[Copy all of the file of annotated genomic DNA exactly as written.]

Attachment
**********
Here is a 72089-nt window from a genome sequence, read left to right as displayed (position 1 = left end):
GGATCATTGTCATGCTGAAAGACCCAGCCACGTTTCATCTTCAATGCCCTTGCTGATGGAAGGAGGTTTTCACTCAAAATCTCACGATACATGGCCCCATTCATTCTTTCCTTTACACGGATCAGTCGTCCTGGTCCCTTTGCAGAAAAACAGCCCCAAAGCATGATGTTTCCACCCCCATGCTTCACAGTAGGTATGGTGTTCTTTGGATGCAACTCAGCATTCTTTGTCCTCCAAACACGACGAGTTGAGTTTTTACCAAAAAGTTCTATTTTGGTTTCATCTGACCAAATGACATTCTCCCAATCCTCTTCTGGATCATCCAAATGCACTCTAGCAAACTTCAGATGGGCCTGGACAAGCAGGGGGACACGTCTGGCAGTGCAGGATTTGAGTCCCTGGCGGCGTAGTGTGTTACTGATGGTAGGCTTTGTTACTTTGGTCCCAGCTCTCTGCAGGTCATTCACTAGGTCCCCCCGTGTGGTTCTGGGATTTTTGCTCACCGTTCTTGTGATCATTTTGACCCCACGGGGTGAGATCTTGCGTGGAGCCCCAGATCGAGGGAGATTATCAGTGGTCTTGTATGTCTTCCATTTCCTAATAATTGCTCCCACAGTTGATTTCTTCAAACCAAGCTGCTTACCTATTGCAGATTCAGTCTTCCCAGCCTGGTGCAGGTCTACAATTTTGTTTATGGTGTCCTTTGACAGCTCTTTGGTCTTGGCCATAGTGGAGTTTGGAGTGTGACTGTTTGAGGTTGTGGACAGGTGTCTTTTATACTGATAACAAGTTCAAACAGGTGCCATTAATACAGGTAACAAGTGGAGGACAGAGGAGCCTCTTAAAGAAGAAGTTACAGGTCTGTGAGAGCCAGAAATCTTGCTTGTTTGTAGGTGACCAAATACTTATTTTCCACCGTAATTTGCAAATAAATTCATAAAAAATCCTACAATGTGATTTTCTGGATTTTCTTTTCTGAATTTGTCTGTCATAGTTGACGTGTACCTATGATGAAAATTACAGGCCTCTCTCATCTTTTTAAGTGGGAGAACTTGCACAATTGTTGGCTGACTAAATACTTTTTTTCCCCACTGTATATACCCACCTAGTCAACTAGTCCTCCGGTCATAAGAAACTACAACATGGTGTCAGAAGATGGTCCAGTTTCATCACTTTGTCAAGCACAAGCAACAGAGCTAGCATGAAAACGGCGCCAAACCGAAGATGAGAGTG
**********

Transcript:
Here is a 72089-nt window from a genome sequence, read left to right as displayed (position 1 = left end):
GGATCATTGTCATGCTGAAAGACCCAGCCACGTTTCATCTTCAATGCCCTTGCTGATGGAAGGAGGTTTTCACTCAAAATCTCACGATACATGGCCCCATTCATTCTTTCCTTTACACGGATCAGTCGTCCTGGTCCCTTTGCAGAAAAACAGCCCCAAAGCATGATGTTTCCACCCCCATGCTTCACAGTAGGTATGGTGTTCTTTGGATGCAACTCAGCATTCTTTGTCCTCCAAACACGACGAGTTGAGTTTTTACCAAAAAGTTCTATTTTGGTTTCATCTGACCAAATGACATTCTCCCAATCCTCTTCTGGATCATCCAAATGCACTCTAGCAAACTTCAGATGGGCCTGGACAAGCAGGGGGACACGTCTGGCAGTGCAGGATTTGAGTCCCTGGCGGCGTAGTGTGTTACTGATGGTAGGCTTTGTTACTTTGGTCCCAGCTCTCTGCAGGTCATTCACTAGGTCCCCCCGTGTGGTTCTGGGATTTTTGCTCACCGTTCTTGTGATCATTTTGACCCCACGGGGTGAGATCTTGCGTGGAGCCCCAGATCGAGGGAGATTATCAGTGGTCTTGTATGTCTTCCATTTCCTAATAATTGCTCCCACAGTTGATTTCTTCAAACCAAGCTGCTTACCTATTGCAGATTCAGTCTTCCCAGCCTGGTGCAGGTCTACAATTTTGTTTATGGTGTCCTTTGACAGCTCTTTGGTCTTGGCCATAGTGGAGTTTGGAGTGTGACTGTTTGAGGTTGTGGACAGGTGTCTTTTATACTGATAACAAGTTCAAACAGGTGCCATTAATACAGGTAACAAGTGGAGGACAGAGGAGCCTCTTAAAGAAGAAGTTACAGGTCTGTGAGAGCCAGAAATCTTGCTTGTTTGTAGGTGACCAAATACTTATTTTCCACCGTAATTTGCAAATAAATTCATAAAAAATCCTACAATGTGATTTTCTGGATTTTCTTTTCTGAATTTGTCTGTCATAGTTGACGTGTACCTATGATGAAAATTACAGGCCTCTCTCATCTTTTTAAGTGGGAGAACTTGCACAATTGTTGGCTGACTAAATACTTTTTTTCCCCACTGTATATACCCACCTAGTCAACTAGTCCTCCGGTCATAAGAAACTACAACATGGTGTCAGAAGATGGTCCAGTTTCATCACTTTGTCAAGCACAAGCAACAGAGCTAGCATGAAAACGGCGCCAAACCGAAGATGAGAGTG